A big issue in the gig economy is financial instability. Many of us can imagine, particularly during the COVID-19 outbreak, what the lack of a steady paycheque means. How about company-provided healthcare? These issues also impact home buying, sick leave, and emergency savings.
Gig workers do not receive regular paycheques. Why should they pay annual premiums? I am working with an insurtech to provide on-demand insurance for gig workers in the healthcare space. Rather than annual premiums, we are looking to develop an hourly rate for specific coverages: you pay when you work. The logic is that 20 cents an hour sounds a lot better to someone making $15 an hour than a $200 annual premium.
Gig workers are, typically, not employees. They have no workers’ compensation or other employee benefits, which are just two of the financial/insurance gaps gig workers face. Some see gaps, but others will see opportunity.
A multiple employer welfare arrangement (MEWA) allows a smaller company to offer employee benefits outside government-run health insurance exchanges by sharing risk. MEWAs are available for companies with as few as two employees.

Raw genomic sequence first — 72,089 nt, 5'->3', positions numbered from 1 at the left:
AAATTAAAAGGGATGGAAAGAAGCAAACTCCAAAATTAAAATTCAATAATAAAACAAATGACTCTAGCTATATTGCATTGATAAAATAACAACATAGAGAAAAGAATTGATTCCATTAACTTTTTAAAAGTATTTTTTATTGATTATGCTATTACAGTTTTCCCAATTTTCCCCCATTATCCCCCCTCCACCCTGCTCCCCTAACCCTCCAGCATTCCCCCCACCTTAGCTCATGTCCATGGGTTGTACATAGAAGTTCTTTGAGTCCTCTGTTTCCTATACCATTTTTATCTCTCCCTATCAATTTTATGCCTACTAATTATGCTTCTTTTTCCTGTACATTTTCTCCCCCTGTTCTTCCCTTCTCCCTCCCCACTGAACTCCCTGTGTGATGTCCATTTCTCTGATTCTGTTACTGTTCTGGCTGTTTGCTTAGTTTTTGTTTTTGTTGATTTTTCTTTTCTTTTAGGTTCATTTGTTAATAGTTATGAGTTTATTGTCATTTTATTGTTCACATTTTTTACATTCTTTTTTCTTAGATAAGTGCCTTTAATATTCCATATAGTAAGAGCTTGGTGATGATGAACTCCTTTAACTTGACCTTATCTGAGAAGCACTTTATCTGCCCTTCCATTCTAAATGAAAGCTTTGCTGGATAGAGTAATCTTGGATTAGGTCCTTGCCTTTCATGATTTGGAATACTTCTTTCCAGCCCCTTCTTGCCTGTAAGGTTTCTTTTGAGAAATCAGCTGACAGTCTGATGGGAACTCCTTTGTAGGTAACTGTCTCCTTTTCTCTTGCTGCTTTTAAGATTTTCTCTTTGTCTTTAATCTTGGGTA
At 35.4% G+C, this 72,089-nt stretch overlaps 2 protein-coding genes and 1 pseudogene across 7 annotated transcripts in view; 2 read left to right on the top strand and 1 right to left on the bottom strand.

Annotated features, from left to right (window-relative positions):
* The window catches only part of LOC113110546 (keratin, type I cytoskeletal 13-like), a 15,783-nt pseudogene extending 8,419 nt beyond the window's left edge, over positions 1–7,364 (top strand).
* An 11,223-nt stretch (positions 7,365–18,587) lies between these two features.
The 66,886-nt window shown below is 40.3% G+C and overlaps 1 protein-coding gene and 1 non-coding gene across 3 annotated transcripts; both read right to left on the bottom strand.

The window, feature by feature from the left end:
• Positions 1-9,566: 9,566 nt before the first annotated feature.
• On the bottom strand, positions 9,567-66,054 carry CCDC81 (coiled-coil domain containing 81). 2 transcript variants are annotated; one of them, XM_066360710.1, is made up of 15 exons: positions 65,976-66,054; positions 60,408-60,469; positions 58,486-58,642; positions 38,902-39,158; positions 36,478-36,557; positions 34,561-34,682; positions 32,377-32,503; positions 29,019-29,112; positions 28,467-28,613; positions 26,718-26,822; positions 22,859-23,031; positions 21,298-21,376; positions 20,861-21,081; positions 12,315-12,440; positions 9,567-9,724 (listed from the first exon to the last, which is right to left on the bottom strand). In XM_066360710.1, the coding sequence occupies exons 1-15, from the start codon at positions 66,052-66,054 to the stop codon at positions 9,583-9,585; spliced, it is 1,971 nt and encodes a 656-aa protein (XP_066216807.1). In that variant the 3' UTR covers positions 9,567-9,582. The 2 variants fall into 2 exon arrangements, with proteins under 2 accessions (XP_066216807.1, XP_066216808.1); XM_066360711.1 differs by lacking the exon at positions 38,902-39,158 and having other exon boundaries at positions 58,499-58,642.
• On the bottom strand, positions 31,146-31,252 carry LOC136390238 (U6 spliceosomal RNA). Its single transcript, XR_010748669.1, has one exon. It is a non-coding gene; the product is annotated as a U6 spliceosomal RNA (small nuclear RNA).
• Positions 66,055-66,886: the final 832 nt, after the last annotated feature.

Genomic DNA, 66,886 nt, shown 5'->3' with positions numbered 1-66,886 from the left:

MEWAs are state-specific: one in the state adjacent to mine insures more than 40,000 lives. I have been exploring the possible use of a captive to export a MEWA’s services to another state. I’m also working to find coverage for individual gig workers.
It is one thing to be sick. What if you have COVID-19? The self-employed face a stark choice: self-isolate or continue to work. About 25 percent of American workers—32 million people—do not have access to paid sick leave. According to the Economic Policy Institute, 18 states have laws barring local governments from enacting paid sick leave.